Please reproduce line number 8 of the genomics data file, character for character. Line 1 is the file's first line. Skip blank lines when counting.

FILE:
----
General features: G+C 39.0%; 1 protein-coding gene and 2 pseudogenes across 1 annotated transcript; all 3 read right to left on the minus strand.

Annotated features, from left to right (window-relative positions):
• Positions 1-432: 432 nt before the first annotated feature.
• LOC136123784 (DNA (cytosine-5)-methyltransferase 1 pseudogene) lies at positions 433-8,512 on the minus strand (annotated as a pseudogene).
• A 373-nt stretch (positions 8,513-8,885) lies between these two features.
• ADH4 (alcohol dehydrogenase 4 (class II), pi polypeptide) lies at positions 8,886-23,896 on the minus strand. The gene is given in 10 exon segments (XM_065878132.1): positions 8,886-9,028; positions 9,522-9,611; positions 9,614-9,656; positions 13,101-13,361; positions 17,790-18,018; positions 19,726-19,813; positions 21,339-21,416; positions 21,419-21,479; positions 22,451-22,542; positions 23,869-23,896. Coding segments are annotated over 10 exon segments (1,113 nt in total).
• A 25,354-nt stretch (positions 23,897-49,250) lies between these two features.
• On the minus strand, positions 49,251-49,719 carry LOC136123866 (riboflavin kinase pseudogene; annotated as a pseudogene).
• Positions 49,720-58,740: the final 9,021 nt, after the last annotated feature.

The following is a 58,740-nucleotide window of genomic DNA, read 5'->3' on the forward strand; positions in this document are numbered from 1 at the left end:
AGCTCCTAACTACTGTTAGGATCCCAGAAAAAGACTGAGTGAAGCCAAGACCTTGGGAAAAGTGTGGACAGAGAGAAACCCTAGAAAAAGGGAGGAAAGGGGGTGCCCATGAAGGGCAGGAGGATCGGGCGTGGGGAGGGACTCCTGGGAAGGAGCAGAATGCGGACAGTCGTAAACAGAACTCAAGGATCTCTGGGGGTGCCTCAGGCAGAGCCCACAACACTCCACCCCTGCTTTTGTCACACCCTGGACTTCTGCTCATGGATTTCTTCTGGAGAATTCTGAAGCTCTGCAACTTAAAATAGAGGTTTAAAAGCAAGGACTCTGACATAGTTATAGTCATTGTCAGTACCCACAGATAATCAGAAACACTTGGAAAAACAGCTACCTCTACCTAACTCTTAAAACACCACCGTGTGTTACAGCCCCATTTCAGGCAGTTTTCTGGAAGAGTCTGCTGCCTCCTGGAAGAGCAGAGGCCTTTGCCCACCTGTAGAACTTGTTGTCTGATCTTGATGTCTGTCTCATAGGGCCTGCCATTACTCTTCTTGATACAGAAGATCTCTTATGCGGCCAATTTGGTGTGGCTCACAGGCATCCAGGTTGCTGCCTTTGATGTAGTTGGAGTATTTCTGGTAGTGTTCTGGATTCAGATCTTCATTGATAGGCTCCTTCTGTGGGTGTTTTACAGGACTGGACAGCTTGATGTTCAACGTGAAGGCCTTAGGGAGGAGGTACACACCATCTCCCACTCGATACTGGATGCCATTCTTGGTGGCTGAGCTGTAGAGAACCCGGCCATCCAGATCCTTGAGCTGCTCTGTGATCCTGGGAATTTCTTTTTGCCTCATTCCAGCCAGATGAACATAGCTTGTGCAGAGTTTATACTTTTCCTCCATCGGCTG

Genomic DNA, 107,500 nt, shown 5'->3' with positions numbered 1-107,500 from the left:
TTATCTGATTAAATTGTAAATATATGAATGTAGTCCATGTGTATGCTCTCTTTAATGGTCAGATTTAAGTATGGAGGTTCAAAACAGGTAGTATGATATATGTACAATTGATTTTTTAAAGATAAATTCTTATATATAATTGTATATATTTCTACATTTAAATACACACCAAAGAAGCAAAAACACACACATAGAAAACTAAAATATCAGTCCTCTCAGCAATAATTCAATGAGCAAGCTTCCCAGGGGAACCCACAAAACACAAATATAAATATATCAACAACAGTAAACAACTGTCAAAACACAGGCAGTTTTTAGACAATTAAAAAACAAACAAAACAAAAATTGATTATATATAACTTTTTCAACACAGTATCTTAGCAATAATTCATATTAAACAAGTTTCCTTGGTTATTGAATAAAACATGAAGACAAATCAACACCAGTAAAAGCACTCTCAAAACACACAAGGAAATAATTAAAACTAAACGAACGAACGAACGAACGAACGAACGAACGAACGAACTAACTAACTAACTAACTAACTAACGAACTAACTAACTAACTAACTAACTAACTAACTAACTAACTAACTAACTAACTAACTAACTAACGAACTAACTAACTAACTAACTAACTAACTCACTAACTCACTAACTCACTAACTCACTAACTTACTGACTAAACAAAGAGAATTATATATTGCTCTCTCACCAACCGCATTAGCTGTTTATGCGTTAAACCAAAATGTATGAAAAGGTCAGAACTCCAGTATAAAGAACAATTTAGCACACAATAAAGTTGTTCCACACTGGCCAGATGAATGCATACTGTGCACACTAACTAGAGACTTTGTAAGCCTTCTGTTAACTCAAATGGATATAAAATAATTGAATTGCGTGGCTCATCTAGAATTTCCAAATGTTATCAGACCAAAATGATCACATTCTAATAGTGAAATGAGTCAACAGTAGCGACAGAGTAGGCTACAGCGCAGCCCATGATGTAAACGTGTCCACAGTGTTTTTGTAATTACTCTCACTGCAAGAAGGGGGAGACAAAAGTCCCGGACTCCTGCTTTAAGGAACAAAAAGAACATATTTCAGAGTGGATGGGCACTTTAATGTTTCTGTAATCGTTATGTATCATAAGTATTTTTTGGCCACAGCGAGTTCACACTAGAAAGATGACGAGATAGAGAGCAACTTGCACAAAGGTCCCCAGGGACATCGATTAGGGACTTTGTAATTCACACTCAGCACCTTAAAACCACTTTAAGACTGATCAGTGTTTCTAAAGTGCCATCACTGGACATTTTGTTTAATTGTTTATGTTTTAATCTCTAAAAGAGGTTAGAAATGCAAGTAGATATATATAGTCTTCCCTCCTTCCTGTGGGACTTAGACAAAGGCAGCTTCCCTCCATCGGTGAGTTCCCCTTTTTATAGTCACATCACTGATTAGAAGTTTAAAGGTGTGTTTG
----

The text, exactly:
• On the minus strand, positions 49,251-49,719 carry LOC136123866 (riboflavin kinase pseudogene; annotated as a pseudogene).